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5 Different Types of Employee Bonus Programs for Your Small Business

types of bonus programs

Does your small business give employees bonuses? Almost three-fourths of companies do, according to PayScale’s 2018 Compensation Best Practices Report [1]. Giving bonuses (also called “variable pay”) allows companies to reward top performers without increasing their fixed costs for salaries. Top-performing businesses are more likely to offer bonuses than the average business (79% vs. 70%), PayScale reports. According to a 2018 WorldAtWork survey, bonuses are becoming more popular, especially among small and midsized companies.

Employee Bonus Programs

Here’s a closer look at the most popular types of employee bonus plans and how to make them work for your business.

Annual Individual or Team Incentive Bonuses

Annual incentive bonuses [2] are given to individuals or teams that achieve goals set at the beginning of a performance cycle. More than two-thirds of companies in PayScale’s report use individual incentive bonuses and 23% use team incentive bonuses. Team incentive programs are best used when group effort is required to lead to a measurable result and individual efforts are difficult to quantify.

To Create a Motivating Annual Incentive Bonus Program:

Spot Bonuses

PayScale says 39% of companies use spot bonuses, which, as the name suggests, are given on the spot to reward desirable behavior. For example, you might give a spot bonus for going above and beyond, or for providing exceptional customer service.

At big companies, spot bonuses can be several thousand dollars. But for small businesses, you’ll want to keep them reasonable — $25 and up will work.



To Create a Motivating Spot Bonus Program:

Referral Bonuses

Referral bonuses are used by 39% of companies, PayScale says. They’re offered to employees who refer job candidates who get hired and complete a probationary period with your company. The theory is that birds of a feather flock together and, if someone is referred by a good employee, there’s a strong chance they’re likely to be a good worker themselves.

To Create a Motivating Referral Bonus Program:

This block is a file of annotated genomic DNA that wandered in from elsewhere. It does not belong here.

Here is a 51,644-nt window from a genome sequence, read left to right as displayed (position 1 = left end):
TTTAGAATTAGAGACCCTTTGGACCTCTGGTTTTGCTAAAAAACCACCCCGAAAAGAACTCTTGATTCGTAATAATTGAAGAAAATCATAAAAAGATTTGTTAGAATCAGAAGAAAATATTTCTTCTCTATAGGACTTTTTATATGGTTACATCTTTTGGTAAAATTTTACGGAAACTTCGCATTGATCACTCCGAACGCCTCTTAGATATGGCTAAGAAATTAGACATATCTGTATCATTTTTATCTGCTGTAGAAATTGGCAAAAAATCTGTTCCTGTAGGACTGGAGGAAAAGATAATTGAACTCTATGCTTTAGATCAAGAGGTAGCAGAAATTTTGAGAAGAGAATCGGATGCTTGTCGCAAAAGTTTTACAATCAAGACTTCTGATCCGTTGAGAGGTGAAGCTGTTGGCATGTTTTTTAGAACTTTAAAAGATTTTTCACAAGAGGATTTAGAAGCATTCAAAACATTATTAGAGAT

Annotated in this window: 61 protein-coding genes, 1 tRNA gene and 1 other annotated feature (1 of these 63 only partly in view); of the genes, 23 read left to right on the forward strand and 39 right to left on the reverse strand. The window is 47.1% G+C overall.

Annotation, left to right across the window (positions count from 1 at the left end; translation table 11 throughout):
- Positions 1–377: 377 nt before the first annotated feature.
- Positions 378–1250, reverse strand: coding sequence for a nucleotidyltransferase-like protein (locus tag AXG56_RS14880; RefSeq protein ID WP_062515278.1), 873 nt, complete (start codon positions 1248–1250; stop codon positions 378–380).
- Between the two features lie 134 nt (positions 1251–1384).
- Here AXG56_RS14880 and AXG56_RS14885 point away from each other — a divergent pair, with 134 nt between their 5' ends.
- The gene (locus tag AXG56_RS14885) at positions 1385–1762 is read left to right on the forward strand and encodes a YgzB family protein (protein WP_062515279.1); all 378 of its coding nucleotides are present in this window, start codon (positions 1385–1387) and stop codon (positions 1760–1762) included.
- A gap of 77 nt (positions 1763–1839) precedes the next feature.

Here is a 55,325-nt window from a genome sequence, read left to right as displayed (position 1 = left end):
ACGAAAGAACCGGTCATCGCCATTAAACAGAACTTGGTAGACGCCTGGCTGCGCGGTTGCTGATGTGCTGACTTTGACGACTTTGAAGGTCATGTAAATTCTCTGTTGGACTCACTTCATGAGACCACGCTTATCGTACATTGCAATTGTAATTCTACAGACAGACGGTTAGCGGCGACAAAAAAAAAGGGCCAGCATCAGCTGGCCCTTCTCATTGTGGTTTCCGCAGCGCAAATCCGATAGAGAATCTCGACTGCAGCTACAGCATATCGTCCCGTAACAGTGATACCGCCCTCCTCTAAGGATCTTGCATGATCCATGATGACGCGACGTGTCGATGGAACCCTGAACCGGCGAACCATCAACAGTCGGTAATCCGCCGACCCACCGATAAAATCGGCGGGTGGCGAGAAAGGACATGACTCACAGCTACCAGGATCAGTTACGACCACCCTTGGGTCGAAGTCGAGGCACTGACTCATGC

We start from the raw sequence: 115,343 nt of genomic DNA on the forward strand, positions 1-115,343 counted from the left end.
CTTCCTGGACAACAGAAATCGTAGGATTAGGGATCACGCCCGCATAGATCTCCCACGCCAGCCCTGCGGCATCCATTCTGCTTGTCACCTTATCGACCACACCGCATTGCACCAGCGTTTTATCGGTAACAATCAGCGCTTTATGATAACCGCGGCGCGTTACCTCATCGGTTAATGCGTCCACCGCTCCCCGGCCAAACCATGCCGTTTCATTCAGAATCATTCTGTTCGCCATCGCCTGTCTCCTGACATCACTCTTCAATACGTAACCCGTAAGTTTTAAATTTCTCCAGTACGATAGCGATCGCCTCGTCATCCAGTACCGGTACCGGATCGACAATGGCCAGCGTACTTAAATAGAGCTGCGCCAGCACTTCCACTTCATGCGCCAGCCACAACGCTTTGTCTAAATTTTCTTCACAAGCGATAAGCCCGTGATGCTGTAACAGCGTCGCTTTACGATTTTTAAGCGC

Signing or Hiring Bonuses

Signing or hiring bonuses (given upon hiring) can attract and motivate new hires — 34% of companies in PayScale’s survey use them. Although they’re less likely to be used by small businesses, signing bonuses might be a good idea if:



For small businesses on a budget, a signing bonus can enable you to land desirable employees at lower starting salaries. Of course, signing bonuses can also backfire if candidates use them to job-hop.

To prevent this, it’s a good idea to stagger your signing bonus. You might pay half of the bonus at signing, then one-quarter after the employee has worked for six months and the rest at the end of the year. Some companies also institute “clawback” provisions where employees who quit a job before a year is up must return a percentage of the signing bonus.

However, don’t expect to rely on signing bonuses as your sole attraction and retention tactic. You need a comprehensive plan of employee development to keep these desirable workers motivated and loyal beyond the first year.

Profit-Sharing Plans

Profit-sharing is more popular among small and midsized businesses than their larger counterparts — 22% of small companies in PayScale’s 2018 Variable Pay Playbook [3] use it. These plans give employees a percentage of the company’s quarterly or annual profits. If you have a better-than-usual year, employees benefit. Profit-sharing plans can be tied into your company 401(k) plan, with the profits distributed as contributions to the retirement plan or can be on a cash basis.



To Create a Motivating Profit-Sharing Plan:

Profit-sharing plans, especially if tied to 401(k) plans, have specific regulatory requirements, such as keeping certain records, meeting reporting requirements and setting up a trust for the funds. Talk to your accountant or a third-party financial advisor to get assistance. Read the Department of Labor’s Guide to Profit Sharing Plans for Small Businesses [4] for more information.

Bonus Structure Tips

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